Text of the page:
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Editorial Reviews

Journal of the Royal Anthropological Institute
The volume is full of provocative ideas and juxtapositionings. It is a deeply researched, rich, and complex weaving-together of important empirical material and theoretical strands which are relevant beyond the volume's substantive subject matter.
— Elizabeth Edwards
The Journal of American History
American Archives offers an intellectually adventurous and often astute assessment of visual culture's role in constructing American identity.
— Joshua Brown
The Journal of American History - Joshua Brown
American Archives offers an intellectually adventurous and often astute assessment of visual culture's role in constructing American identity.
Journal of the Royal Anthropological Institute - Elizabeth Edwards
The volume is full of provocative ideas and juxtapositionings. It is a deeply researched, rich, and complex weaving-together of important empirical material and theoretical strands which are relevant beyond the volume's substantive subject matter.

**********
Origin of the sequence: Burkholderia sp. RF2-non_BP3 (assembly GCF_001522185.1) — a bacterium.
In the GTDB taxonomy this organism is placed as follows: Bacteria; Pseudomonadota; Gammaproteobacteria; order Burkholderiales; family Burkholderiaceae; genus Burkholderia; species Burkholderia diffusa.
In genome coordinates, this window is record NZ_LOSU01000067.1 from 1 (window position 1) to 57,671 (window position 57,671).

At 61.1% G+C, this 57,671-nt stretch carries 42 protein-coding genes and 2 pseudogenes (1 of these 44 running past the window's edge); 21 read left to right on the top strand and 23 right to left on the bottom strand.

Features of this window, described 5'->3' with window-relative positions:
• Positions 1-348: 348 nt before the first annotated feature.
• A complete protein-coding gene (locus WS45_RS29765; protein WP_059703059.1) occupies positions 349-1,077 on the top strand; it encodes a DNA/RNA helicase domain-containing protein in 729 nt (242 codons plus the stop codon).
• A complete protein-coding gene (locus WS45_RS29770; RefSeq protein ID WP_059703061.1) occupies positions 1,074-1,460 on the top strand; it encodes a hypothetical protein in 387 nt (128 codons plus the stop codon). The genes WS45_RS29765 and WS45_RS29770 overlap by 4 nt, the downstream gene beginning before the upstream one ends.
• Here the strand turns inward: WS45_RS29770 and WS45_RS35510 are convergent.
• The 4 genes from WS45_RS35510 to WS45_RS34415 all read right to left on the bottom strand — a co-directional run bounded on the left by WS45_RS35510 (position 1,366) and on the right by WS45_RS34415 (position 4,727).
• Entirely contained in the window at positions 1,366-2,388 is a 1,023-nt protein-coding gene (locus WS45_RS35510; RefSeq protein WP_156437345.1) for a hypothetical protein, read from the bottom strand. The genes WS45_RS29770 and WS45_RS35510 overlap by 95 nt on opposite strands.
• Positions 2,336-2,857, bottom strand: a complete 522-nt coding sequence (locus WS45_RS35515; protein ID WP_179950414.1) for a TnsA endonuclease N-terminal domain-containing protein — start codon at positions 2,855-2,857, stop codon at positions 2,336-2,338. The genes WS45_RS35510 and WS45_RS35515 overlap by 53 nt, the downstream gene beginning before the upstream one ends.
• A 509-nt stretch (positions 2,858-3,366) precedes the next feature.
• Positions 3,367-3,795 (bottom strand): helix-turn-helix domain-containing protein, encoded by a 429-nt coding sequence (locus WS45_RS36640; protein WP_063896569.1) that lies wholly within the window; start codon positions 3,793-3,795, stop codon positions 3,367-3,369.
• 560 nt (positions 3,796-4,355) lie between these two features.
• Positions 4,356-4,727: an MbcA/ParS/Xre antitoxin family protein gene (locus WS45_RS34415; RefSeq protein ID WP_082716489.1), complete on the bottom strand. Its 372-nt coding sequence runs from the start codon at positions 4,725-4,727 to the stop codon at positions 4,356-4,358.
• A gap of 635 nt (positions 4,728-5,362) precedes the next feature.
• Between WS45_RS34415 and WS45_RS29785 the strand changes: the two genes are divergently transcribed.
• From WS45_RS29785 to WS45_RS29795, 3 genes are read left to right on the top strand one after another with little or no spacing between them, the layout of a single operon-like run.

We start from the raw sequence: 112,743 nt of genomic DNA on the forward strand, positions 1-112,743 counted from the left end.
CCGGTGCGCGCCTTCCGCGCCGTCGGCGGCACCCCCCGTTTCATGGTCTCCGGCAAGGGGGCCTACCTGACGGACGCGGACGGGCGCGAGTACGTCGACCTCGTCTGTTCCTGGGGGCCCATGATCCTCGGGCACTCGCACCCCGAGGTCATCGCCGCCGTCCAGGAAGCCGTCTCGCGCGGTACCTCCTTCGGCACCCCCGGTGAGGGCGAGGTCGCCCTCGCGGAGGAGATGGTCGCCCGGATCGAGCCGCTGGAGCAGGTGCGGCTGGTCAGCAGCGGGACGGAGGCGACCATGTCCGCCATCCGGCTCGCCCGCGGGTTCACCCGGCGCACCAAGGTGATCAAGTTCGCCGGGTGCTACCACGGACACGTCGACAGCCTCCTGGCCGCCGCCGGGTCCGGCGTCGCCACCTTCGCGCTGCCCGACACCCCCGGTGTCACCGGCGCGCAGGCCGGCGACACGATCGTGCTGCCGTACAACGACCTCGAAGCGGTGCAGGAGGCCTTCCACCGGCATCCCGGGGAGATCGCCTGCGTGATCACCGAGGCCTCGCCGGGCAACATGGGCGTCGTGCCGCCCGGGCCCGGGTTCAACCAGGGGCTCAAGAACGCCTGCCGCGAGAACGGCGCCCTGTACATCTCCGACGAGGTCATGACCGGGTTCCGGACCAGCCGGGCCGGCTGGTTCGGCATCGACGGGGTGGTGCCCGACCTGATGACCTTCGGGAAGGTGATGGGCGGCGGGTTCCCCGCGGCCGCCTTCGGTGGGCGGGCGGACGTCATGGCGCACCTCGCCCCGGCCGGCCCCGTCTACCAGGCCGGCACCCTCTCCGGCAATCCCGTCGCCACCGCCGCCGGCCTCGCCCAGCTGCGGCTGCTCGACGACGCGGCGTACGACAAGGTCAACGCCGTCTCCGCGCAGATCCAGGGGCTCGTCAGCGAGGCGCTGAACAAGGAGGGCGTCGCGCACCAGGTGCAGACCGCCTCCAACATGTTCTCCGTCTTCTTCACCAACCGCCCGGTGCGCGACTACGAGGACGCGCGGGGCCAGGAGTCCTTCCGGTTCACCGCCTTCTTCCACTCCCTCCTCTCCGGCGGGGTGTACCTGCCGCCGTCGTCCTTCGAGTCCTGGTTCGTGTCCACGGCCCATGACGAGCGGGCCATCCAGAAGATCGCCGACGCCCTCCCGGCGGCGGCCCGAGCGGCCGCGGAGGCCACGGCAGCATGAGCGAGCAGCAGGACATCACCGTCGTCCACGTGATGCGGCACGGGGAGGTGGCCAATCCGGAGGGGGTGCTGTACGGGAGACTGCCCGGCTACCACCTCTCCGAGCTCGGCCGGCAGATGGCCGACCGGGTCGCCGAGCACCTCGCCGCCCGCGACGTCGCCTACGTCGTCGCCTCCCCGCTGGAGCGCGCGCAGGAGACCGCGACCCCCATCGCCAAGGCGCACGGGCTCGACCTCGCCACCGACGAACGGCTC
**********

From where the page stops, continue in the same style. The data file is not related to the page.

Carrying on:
From the Publisher

"American Archives offers an intellectually adventurous and often astute assessment of visual culture's role in constructing American identity."--Joshua Brown, The Journal of American History

"The volume is full of provocative ideas and juxtapositionings. It is a deeply researched, rich, and complex weaving-together of important empirical material and theoretical strands which are relevant beyond the volume's substantive subject matter."--Elizabeth Edwards, Journal of the Royal Anthropological Institute

The Journal of American History
American Archives offers an intellectually adventurous and often astute assessment of visual culture's role in constructing American identity.
— Joshua Brown
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Product Details

  • ISBN-13: 9780691004785
  • Publisher: Princeton University Press
  • Publication date: 11/29/1999
  • Edition description: New Edition
  • Edition number: 1
  • Pages: 302
  • Product dimensions: 6.11 (w) x 9.24 (h) x 0.84 (d)